A recent paper in the American Journal of Psychotherapy2 reviewed the research on DBT for eating disorders.

Here are my key takeaways:

  1. There is good evidence to support the use of DBT skills training with bulimia and binge eating patients. The evidence on anorexia is less compelling, but encouraging.
  2. There is promising evidence to support the use of DBT with any eating disorder patient who also has BPD. According to one study, about 20% of eating disorders patients have comorbid BPD3; given the effectiveness of DBT with BPD, it makes sense that DBT would be effective for this subpopulation.

These findings mirror what I see in practice as the Clinical Director of an eating disorder treatment center.  We generally start our co-morbid BPD patients with DBT early on; improved emotion regulation makes treatment more effective for these patients.  We also turn to DBT when patients treated with cognitive behavioral therapy (CBT-E) get stuck because of significant mood-intolerance component.

If you are seeking a DBT resource for an eating disorder patient, there are key components to look for:

  • Skills Training Group. These group sessions are where the core skills of mindfulness, interpersonal effectiveness, emotion regulation, and distress tolerance are taught.
  • Individual Therapy. These one-on-one sessions help patients apply skills to their personal situation.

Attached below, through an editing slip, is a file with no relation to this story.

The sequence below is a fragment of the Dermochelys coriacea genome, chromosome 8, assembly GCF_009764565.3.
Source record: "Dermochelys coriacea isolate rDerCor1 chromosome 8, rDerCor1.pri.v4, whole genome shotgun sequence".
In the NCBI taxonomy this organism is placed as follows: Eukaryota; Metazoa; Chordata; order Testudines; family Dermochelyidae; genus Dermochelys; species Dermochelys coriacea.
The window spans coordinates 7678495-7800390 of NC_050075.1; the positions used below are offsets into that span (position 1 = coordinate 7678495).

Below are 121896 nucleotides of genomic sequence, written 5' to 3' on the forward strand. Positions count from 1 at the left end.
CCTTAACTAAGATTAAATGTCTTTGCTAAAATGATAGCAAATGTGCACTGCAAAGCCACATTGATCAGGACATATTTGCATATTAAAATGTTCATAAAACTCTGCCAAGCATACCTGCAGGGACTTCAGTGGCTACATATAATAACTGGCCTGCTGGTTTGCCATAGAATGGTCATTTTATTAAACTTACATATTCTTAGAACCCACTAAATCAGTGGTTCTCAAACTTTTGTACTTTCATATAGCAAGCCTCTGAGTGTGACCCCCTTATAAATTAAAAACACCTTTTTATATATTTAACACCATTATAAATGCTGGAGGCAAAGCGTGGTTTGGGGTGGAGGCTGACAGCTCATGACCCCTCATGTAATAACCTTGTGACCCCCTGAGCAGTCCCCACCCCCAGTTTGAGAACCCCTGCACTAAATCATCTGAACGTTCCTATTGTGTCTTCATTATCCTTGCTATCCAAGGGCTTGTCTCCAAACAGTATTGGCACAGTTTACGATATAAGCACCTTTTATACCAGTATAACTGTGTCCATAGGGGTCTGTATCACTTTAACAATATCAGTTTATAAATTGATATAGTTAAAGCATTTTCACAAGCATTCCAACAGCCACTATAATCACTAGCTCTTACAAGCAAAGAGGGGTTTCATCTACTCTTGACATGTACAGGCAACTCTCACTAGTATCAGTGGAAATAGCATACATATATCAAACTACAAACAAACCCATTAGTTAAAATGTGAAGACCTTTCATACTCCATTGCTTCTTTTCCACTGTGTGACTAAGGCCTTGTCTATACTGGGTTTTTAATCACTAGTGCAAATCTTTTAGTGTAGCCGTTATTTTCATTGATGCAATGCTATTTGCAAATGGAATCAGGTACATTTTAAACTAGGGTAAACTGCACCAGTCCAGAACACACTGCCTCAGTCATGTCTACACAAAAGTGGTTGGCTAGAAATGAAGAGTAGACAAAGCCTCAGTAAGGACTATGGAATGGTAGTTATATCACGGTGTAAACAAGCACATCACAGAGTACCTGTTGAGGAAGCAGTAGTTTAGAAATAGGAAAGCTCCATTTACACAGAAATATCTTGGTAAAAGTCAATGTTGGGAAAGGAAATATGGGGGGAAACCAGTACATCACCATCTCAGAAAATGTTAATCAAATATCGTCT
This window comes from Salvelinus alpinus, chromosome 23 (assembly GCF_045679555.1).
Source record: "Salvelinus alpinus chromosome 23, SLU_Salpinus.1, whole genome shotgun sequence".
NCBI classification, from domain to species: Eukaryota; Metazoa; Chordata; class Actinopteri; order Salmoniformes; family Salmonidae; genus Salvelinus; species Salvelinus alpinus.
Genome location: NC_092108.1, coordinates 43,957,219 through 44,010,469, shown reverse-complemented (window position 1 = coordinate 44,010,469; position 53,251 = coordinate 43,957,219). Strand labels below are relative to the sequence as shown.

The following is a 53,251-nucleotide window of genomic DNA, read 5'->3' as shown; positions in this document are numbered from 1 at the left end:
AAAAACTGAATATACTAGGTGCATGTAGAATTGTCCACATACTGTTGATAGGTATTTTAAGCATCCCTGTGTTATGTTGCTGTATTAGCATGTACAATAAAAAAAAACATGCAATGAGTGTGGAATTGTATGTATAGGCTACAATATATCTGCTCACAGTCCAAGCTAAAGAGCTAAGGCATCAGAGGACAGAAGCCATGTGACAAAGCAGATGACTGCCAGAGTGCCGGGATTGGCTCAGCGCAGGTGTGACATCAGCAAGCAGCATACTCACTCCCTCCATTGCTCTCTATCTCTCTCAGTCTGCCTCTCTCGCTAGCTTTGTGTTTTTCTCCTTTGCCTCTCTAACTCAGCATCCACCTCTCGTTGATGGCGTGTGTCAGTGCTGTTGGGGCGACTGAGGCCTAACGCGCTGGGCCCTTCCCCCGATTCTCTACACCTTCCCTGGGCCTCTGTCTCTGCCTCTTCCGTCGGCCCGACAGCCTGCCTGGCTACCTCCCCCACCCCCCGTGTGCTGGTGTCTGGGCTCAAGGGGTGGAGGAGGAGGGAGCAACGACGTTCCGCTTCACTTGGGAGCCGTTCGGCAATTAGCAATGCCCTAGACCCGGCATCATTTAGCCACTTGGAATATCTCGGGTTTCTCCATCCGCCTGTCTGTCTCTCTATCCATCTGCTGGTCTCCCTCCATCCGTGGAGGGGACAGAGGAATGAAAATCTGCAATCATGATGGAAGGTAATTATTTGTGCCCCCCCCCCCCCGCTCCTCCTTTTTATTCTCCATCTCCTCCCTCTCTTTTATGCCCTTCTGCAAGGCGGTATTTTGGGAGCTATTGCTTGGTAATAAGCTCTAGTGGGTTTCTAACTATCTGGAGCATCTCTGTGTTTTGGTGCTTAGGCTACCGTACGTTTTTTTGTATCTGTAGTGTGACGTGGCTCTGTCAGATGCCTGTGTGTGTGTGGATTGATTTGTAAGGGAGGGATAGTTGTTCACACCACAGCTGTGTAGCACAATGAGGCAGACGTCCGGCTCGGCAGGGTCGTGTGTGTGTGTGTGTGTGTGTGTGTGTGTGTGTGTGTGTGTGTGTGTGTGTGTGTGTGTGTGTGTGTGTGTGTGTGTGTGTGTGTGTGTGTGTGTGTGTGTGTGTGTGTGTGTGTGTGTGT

• Telephone Consultation. These brief phone calls are designed to help patients deploy skills in-the-moment, when they’re experiencing distress and/or facing obstacles. At Columbus Park we find this component particularly helpful; over the phone, the therapist identifies the problem, evaluates the skills the client used already, and then offers additional skill options for managing the struggle.  This intervention helps clients replace emotion-driven, impulsive behaviors with active, competent self-directed skill use.
  • DBT Consultation Team. In a comprehensive DBT practice, providers meet weekly for DBT consultation. These team meetings are a critical component of effective DBT practice as they are designed to support each therapist in his/her work while encouraging constant growth and learning for the group as a whole.  Patients benefit in turn from a strong, committed and motivated team of providers.


1Oldham JM: Guideline Watch: Practice Guideline for the Treatment of Patients with Borderline Personality Disorder. Arlington, VA: American Psychiatric Association, 2005

2Wisniewski, L & Ben-Porath, D. D. (2015).  Dialectical Behavior Therapy and Eating Disorders:  The Use of Contingency Management Procedures to Manage Dialectical Dilemmas. American Journal of Psychotherapy, Vol 69, No. 2, 129-140

3Milos, G. F., Spindler, A. M., Buddeberg, C., & Crameri, A. (2003). Axes I and II comorbidity and treatment experiences in eating disorder subjects. Psychotherapy and Psychosomatics, 72, 276-285